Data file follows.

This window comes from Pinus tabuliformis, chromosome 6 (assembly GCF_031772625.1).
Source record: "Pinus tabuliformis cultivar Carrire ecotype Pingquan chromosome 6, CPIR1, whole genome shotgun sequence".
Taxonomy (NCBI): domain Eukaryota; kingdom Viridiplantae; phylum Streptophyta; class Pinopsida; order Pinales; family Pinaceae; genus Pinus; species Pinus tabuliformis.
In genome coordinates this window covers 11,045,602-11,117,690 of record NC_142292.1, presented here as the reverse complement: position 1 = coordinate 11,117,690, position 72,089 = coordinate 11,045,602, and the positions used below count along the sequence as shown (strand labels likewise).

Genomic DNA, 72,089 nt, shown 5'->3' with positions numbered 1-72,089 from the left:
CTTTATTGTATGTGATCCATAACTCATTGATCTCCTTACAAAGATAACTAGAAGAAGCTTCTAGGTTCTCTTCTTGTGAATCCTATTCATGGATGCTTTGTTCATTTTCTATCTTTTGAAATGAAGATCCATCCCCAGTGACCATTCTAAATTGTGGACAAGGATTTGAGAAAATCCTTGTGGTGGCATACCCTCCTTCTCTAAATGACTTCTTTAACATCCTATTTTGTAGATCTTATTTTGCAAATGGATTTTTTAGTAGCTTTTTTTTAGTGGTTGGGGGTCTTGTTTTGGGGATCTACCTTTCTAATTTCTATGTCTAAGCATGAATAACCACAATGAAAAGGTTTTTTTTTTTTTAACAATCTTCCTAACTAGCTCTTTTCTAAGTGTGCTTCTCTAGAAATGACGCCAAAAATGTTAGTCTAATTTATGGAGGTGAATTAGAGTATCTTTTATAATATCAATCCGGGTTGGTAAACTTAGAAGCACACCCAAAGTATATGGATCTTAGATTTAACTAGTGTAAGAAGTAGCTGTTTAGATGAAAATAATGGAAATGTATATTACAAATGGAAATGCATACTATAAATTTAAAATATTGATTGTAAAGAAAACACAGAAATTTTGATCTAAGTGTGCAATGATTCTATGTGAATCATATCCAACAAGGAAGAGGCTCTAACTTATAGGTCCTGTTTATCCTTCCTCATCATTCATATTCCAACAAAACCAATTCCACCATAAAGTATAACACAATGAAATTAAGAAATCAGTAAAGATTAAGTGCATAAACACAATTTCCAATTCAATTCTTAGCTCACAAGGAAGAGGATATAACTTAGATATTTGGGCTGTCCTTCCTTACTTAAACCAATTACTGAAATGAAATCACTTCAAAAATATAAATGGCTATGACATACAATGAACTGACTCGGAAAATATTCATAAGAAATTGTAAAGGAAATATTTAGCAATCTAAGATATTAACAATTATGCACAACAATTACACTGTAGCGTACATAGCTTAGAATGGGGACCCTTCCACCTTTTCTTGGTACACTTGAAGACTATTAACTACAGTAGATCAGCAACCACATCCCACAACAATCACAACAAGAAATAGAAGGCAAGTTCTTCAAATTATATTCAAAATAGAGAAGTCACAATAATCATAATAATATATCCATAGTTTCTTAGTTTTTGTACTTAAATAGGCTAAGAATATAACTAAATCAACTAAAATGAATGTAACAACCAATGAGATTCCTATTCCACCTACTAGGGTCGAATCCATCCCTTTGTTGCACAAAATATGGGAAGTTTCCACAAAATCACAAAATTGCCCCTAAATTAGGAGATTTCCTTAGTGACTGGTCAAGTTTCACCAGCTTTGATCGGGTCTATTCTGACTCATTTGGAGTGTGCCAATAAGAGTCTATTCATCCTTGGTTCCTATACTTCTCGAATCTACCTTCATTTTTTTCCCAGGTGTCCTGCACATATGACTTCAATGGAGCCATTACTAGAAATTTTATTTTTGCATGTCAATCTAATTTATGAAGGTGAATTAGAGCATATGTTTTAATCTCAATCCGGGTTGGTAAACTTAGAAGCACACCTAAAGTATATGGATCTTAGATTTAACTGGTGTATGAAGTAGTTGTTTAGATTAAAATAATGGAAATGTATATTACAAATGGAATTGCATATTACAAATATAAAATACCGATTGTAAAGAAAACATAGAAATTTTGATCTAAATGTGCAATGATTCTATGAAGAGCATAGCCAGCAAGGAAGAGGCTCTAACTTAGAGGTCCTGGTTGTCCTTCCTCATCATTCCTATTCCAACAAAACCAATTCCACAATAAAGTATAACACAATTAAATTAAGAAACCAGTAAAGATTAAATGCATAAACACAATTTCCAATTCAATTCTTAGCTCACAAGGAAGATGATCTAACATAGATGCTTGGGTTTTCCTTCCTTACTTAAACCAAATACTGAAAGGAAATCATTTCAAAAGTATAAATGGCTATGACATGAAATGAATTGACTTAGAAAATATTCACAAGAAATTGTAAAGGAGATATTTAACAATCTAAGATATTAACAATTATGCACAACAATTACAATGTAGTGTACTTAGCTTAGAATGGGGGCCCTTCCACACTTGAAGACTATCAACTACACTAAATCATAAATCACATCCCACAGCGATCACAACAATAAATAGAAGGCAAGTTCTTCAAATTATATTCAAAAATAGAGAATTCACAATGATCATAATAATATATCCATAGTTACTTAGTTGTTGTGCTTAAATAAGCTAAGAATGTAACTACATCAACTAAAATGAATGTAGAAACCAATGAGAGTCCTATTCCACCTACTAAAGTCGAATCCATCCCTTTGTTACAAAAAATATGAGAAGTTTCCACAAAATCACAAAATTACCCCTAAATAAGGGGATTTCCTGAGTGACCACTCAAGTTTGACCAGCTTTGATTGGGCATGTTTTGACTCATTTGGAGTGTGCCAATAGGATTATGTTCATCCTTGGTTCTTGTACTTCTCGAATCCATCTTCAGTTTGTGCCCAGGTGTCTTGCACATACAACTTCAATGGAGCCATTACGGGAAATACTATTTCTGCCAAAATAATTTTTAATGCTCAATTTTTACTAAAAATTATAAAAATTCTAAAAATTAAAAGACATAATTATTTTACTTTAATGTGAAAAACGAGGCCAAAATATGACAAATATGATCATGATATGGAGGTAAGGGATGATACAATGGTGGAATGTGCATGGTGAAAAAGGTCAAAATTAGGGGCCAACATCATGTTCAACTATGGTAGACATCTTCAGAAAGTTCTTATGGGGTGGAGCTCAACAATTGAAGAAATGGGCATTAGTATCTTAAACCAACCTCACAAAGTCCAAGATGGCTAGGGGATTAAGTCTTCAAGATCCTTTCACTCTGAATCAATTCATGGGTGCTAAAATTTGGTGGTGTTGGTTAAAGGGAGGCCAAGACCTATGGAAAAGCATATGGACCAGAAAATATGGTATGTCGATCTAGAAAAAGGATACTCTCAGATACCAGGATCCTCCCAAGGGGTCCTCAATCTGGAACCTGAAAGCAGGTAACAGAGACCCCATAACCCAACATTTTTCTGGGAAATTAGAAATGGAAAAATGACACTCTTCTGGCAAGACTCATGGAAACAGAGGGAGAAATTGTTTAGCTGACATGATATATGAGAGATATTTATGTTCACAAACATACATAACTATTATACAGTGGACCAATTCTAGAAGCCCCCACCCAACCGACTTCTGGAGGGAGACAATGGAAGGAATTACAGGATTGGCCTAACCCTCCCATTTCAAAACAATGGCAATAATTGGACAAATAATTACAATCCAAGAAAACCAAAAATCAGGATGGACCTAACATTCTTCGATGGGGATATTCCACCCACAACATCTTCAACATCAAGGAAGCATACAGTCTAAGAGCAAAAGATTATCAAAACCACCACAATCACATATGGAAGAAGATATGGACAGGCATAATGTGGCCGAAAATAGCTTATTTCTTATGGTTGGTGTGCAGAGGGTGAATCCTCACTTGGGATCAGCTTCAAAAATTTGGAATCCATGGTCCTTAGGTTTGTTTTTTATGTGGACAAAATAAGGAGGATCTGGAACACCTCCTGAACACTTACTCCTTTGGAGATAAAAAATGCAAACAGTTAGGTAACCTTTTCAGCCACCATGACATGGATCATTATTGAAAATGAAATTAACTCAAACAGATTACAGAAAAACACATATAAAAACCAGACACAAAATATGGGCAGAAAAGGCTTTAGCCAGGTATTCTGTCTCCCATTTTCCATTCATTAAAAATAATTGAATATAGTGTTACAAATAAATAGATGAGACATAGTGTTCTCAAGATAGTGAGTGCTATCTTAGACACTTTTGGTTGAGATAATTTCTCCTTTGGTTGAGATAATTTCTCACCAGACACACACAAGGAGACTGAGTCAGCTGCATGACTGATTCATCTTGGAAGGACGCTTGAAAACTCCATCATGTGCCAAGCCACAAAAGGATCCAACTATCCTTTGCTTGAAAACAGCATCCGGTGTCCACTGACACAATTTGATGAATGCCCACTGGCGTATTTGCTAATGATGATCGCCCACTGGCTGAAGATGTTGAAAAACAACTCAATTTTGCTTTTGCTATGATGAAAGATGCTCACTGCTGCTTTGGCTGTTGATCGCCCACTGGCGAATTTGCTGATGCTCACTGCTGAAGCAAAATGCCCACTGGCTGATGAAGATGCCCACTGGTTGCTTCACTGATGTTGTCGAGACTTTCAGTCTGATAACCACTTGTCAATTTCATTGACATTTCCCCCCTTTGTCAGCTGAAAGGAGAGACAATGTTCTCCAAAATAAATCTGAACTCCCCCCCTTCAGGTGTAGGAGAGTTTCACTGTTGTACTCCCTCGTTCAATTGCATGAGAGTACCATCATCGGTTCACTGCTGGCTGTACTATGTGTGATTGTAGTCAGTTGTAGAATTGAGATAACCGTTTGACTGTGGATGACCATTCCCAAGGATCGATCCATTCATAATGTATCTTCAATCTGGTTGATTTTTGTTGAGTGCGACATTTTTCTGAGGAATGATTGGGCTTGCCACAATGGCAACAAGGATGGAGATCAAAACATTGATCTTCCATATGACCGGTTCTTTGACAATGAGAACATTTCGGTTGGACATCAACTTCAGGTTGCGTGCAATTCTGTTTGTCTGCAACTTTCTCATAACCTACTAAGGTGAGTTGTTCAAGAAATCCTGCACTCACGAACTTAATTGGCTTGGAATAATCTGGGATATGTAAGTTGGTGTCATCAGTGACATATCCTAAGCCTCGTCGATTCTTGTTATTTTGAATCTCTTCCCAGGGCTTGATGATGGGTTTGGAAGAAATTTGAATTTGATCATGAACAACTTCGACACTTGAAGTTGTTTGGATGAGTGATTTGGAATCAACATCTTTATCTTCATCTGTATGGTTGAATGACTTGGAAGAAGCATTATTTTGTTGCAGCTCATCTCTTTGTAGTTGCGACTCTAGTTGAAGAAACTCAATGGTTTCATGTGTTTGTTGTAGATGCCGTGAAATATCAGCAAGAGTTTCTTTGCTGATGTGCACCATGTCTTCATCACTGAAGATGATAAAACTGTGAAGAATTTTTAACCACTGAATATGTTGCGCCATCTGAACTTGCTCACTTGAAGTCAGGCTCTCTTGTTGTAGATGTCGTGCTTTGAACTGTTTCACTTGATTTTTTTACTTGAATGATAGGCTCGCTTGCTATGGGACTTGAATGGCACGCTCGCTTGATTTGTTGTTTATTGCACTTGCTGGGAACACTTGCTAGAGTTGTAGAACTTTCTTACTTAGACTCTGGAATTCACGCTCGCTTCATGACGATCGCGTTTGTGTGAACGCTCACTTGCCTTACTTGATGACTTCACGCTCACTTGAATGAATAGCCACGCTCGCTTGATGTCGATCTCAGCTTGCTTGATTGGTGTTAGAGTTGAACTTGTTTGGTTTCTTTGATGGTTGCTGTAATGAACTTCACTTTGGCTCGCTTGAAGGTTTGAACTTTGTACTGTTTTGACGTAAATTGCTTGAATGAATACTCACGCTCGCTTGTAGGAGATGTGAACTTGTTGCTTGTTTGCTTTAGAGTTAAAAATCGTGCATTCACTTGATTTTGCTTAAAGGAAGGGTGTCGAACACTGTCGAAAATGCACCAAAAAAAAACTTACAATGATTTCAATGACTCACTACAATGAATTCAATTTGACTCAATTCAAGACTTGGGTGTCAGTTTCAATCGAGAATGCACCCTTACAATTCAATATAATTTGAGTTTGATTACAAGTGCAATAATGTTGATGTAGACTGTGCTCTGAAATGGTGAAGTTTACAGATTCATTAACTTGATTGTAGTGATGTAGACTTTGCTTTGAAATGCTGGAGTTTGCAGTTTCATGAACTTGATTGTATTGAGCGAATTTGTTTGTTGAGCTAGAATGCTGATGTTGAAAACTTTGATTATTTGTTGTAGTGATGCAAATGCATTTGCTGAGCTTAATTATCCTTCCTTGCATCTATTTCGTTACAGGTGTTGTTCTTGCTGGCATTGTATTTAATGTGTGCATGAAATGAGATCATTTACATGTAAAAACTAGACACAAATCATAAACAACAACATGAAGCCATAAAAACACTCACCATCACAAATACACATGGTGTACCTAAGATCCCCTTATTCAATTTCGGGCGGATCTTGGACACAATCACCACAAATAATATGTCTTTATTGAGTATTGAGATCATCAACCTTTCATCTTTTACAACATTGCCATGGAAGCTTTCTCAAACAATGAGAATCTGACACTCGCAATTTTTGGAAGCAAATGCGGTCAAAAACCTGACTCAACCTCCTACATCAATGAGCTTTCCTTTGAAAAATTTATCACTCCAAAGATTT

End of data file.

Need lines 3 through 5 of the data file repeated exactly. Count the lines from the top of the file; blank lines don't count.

Taxonomy (NCBI): domain Eukaryota; kingdom Viridiplantae; phylum Streptophyta; class Pinopsida; order Pinales; family Pinaceae; genus Pinus; species Pinus tabuliformis.
In genome coordinates this window covers 11,045,602-11,117,690 of record NC_142292.1, presented here as the reverse complement: position 1 = coordinate 11,117,690, position 72,089 = coordinate 11,045,602, and the positions used below count along the sequence as shown (strand labels likewise).

Genomic DNA, 72,089 nt, shown 5'->3' with positions numbered 1-72,089 from the left: